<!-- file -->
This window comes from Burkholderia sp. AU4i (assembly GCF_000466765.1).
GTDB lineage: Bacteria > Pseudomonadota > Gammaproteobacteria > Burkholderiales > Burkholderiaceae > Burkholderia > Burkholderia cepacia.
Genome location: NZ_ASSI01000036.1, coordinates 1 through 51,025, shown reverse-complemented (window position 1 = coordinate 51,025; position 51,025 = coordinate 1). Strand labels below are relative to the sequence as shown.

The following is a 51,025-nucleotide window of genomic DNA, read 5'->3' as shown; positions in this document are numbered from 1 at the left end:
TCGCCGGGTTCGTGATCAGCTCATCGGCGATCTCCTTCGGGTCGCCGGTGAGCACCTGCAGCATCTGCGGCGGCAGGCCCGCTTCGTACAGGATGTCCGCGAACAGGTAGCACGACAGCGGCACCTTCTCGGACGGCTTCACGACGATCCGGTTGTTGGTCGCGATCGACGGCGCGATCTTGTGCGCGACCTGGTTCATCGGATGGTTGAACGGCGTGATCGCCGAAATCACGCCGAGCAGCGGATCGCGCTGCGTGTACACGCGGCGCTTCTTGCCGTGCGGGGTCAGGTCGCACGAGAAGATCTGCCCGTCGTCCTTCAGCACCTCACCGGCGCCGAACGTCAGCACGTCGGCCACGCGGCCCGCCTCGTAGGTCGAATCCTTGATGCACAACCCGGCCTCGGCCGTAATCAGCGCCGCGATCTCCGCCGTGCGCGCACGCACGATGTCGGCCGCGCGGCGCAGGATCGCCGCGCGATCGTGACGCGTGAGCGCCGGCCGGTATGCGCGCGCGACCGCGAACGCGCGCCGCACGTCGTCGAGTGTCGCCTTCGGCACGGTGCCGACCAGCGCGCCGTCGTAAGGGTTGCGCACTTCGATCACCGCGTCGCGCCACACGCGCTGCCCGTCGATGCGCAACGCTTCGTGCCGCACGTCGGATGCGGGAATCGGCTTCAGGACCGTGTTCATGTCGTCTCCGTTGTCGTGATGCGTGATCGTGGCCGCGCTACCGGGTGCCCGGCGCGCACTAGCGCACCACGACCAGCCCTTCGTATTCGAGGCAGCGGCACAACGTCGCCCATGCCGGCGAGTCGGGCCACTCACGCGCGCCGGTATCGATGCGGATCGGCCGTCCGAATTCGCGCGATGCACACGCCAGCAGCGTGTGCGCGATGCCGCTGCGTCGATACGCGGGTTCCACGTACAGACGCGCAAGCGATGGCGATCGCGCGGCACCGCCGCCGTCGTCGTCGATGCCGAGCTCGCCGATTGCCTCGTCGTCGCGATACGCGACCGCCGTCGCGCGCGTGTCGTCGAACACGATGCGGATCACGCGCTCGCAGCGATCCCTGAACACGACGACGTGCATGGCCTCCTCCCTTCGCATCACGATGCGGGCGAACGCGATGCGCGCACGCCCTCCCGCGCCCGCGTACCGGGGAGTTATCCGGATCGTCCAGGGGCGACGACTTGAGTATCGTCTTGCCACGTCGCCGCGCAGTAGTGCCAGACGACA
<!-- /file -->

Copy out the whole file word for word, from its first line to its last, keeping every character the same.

This window comes from Burkholderia sp. AU4i (assembly GCF_000466765.1).
GTDB lineage: Bacteria > Pseudomonadota > Gammaproteobacteria > Burkholderiales > Burkholderiaceae > Burkholderia > Burkholderia cepacia.
Genome location: NZ_ASSI01000036.1, coordinates 1 through 51,025, shown reverse-complemented (window position 1 = coordinate 51,025; position 51,025 = coordinate 1). Strand labels below are relative to the sequence as shown.

The following is a 51,025-nucleotide window of genomic DNA, read 5'->3' as shown; positions in this document are numbered from 1 at the left end:
TCGCCGGGTTCGTGATCAGCTCATCGGCGATCTCCTTCGGGTCGCCGGTGAGCACCTGCAGCATCTGCGGCGGCAGGCCCGCTTCGTACAGGATGTCCGCGAACAGGTAGCACGACAGCGGCACCTTCTCGGACGGCTTCACGACGATCCGGTTGTTGGTCGCGATCGACGGCGCGATCTTGTGCGCGACCTGGTTCATCGGATGGTTGAACGGCGTGATCGCCGAAATCACGCCGAGCAGCGGATCGCGCTGCGTGTACACGCGGCGCTTCTTGCCGTGCGGGGTCAGGTCGCACGAGAAGATCTGCCCGTCGTCCTTCAGCACCTCACCGGCGCCGAACGTCAGCACGTCGGCCACGCGGCCCGCCTCGTAGGTCGAATCCTTGATGCACAACCCGGCCTCGGCCGTAATCAGCGCCGCGATCTCCGCCGTGCGCGCACGCACGATGTCGGCCGCGCGGCGCAGGATCGCCGCGCGATCGTGACGCGTGAGCGCCGGCCGGTATGCGCGCGCGACCGCGAACGCGCGCCGCACGTCGTCGAGTGTCGCCTTCGGCACGGTGCCGACCAGCGCGCCGTCGTAAGGGTTGCGCACTTCGATCACCGCGTCGCGCCACACGCGCTGCCCGTCGATGCGCAACGCTTCGTGCCGCACGTCGGATGCGGGAATCGGCTTCAGGACCGTGTTCATGTCGTCTCCGTTGTCGTGATGCGTGATCGTGGCCGCGCTACCGGGTGCCCGGCGCGCACTAGCGCACCACGACCAGCCCTTCGTATTCGAGGCAGCGGCACAACGTCGCCCATGCCGGCGAGTCGGGCCACTCACGCGCGCCGGTATCGATGCGGATCGGCCGTCCGAATTCGCGCGATGCACACGCCAGCAGCGTGTGCGCGATGCCGCTGCGTCGATACGCGGGTTCCACGTACAGACGCGCAAGCGATGGCGATCGCGCGGCACCGCCGCCGTCGTCGTCGATGCCGAGCTCGCCGATTGCCTCGTCGTCGCGATACGCGACCGCCGTCGCGCGCGTGTCGTCGAACACGATGCGGATCACGCGCTCGCAGCGATCCCTGAACACGACGACGTGCATGGCCTCCTCCCTTCGCATCACGATGCGGGCGAACGCGATGCGCGCACGCCCTCCCGCGCCCGCGTACCGGGGAGTTATCCGGATCGTCCAGGGGCGACGACTTGAGTATCGTCTTGCCACGTCGCCGCGCAGTAGTGCCAGACGACA